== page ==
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121. Herbert's Spring

"From the head of the southern branch of Savannah river it does not exceed half a mile to a head spring of the Missisippi water that runs through the middle and upper parts of the Cheerake nation about a northwest course, and, joining other rivers, they empty themselves into the great Missisippi. The above fountain is called 'Herbert's spring,' so named from an early commissioner of Indian affairs, and it was natural for strangers to drink thereof, to quench thirst, gratify their curiosity, and have it to say they had drank of the French waters.

p. 404

Some of our people, who went only with the view of staying a short time, but by some allurement or other exceeded the time appointed, at their return reported, either through merriment or superstition, that the spring had such a natural bewitching quality that whosoever drank of it could not possibly quit the nation during the tedious space of seven years. All the debauchees readily fell in with this superstitious notion as an excuse for their bad method of living, when they had no proper call to stay in that country; and in process of time it became as received a truth as any ever believed to have been spoken by the Delphic oracle. One cursed, because its enchantment had marred his good fortune; another condemned his weakness for drinking down witchcraft, against his own secret suspicions; one swore he would never taste another such dangerous poison, even though he should be forced to go down to the Missisippi for water; and another comforted himself that so many years out of the seven were already passed, and wished that if ever he tasted it again, though under the greatest necessity, he might be confined to the Stygian waters. Those who had their minds more enlarged diverted themselves much at their cost, for it was a noted favorite place, on account of the name it went by; and, being a well situated and good spring, there all travelers commonly drank a bottle of choice. But now most of the pack-horse men, though they be dry, and also matchless sons of Bacchus, on the most pressing invitations to drink there, would swear to forfeit sacred liquor the better part of their lives rather than basely renew or confirm the loss of their liberty, which that execrable fountain occasions."--Adair, American Indians, p. 231, 1775.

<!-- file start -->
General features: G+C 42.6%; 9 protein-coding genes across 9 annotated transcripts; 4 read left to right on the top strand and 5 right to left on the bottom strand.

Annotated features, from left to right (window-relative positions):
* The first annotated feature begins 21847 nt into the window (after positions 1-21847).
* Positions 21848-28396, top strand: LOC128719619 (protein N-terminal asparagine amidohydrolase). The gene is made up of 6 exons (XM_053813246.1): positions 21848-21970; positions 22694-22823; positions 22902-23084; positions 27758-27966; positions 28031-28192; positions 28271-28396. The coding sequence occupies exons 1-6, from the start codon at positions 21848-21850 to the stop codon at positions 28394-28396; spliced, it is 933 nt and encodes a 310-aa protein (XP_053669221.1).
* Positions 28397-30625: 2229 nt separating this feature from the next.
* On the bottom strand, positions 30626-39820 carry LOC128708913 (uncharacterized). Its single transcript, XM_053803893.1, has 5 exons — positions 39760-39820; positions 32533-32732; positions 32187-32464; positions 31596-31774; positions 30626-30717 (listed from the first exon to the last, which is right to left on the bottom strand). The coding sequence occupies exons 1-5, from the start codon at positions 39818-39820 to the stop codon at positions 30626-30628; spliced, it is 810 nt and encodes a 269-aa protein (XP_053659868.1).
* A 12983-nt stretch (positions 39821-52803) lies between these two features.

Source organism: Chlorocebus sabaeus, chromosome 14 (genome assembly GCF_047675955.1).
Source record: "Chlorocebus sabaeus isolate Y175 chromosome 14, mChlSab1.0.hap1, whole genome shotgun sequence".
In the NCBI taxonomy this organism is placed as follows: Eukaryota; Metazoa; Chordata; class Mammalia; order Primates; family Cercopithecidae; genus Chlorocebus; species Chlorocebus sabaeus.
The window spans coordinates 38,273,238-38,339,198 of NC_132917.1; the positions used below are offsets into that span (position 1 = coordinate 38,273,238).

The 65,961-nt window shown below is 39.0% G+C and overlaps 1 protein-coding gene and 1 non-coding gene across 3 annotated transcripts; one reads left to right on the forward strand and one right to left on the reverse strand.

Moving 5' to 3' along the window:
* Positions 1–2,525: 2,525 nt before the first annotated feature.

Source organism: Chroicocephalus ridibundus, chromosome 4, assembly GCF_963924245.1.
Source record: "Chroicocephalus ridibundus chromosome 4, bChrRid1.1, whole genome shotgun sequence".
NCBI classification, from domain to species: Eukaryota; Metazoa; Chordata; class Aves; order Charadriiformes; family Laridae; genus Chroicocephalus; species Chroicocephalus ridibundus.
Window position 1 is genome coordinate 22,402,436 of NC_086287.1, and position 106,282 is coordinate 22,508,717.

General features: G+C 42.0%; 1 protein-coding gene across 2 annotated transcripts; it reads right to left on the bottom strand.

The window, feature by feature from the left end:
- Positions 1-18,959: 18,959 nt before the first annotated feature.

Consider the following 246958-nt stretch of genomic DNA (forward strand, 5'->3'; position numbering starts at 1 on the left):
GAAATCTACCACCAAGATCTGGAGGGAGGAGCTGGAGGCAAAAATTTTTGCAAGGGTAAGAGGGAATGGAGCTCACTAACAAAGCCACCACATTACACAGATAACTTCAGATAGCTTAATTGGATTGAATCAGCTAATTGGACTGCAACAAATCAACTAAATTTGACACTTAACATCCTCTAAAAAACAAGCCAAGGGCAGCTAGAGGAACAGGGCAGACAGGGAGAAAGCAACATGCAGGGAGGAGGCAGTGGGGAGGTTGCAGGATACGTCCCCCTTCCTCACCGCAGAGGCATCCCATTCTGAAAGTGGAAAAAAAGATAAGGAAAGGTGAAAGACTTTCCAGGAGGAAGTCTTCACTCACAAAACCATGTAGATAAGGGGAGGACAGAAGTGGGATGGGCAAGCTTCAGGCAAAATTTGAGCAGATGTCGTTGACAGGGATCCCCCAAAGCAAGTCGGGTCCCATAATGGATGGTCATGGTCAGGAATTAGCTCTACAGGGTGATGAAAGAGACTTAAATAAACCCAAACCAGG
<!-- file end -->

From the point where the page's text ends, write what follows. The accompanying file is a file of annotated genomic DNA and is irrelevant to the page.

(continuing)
Next: 122. Local Legends Of North Carolina